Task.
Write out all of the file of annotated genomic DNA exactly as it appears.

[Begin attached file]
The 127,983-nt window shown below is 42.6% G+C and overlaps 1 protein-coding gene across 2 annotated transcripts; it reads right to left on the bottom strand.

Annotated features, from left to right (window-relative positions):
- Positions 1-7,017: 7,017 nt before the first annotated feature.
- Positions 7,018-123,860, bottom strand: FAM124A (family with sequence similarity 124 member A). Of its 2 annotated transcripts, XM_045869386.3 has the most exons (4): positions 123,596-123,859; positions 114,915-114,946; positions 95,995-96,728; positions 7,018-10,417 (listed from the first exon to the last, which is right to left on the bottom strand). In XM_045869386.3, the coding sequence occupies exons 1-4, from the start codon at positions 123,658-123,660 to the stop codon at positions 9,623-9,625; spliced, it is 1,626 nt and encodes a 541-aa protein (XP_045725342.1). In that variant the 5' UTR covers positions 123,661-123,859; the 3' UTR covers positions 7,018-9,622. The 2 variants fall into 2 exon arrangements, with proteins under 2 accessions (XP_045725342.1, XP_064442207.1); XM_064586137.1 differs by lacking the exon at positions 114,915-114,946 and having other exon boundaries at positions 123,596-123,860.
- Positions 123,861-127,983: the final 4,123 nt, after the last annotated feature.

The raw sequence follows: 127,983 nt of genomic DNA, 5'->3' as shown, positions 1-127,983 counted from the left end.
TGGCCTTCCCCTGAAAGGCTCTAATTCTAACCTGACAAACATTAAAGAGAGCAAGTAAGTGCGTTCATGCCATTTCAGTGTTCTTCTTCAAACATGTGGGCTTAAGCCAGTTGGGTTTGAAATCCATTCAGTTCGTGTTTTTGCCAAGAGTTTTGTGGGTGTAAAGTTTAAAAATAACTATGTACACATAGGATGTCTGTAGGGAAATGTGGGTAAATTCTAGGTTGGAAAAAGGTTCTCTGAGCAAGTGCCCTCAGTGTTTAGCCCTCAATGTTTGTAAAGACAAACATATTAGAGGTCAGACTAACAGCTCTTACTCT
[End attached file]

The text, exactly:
The 127,983-nt window shown below is 42.6% G+C and overlaps 1 protein-coding gene across 2 annotated transcripts; it reads right to left on the bottom strand.

Annotated features, from left to right (window-relative positions):
- Positions 1-7,017: 7,017 nt before the first annotated feature.
- Positions 7,018-123,860, bottom strand: FAM124A (family with sequence similarity 124 member A). Of its 2 annotated transcripts, XM_045869386.3 has the most exons (4): positions 123,596-123,859; positions 114,915-114,946; positions 95,995-96,728; positions 7,018-10,417 (listed from the first exon to the last, which is right to left on the bottom strand). In XM_045869386.3, the coding sequence occupies exons 1-4, from the start codon at positions 123,658-123,660 to the stop codon at positions 9,623-9,625; spliced, it is 1,626 nt and encodes a 541-aa protein (XP_045725342.1). In that variant the 5' UTR covers positions 123,661-123,859; the 3' UTR covers positions 7,018-9,622. The 2 variants fall into 2 exon arrangements, with proteins under 2 accessions (XP_045725342.1, XP_064442207.1); XM_064586137.1 differs by lacking the exon at positions 114,915-114,946 and having other exon boundaries at positions 123,596-123,860.
- Positions 123,861-127,983: the final 4,123 nt, after the last annotated feature.

The raw sequence follows: 127,983 nt of genomic DNA, 5'->3' as shown, positions 1-127,983 counted from the left end.
TGGCCTTCCCCTGAAAGGCTCTAATTCTAACCTGACAAACATTAAAGAGAGCAAGTAAGTGCGTTCATGCCATTTCAGTGTTCTTCTTCAAACATGTGGGCTTAAGCCAGTTGGGTTTGAAATCCATTCAGTTCGTGTTTTTGCCAAGAGTTTTGTGGGTGTAAAGTTTAAAAATAACTATGTACACATAGGATGTCTGTAGGGAAATGTGGGTAAATTCTAGGTTGGAAAAAGGTTCTCTGAGCAAGTGCCCTCAGTGTTTAGCCCTCAATGTTTGTAAAGACAAACATATTAGAGGTCAGACTAACAGCTCTTACTCT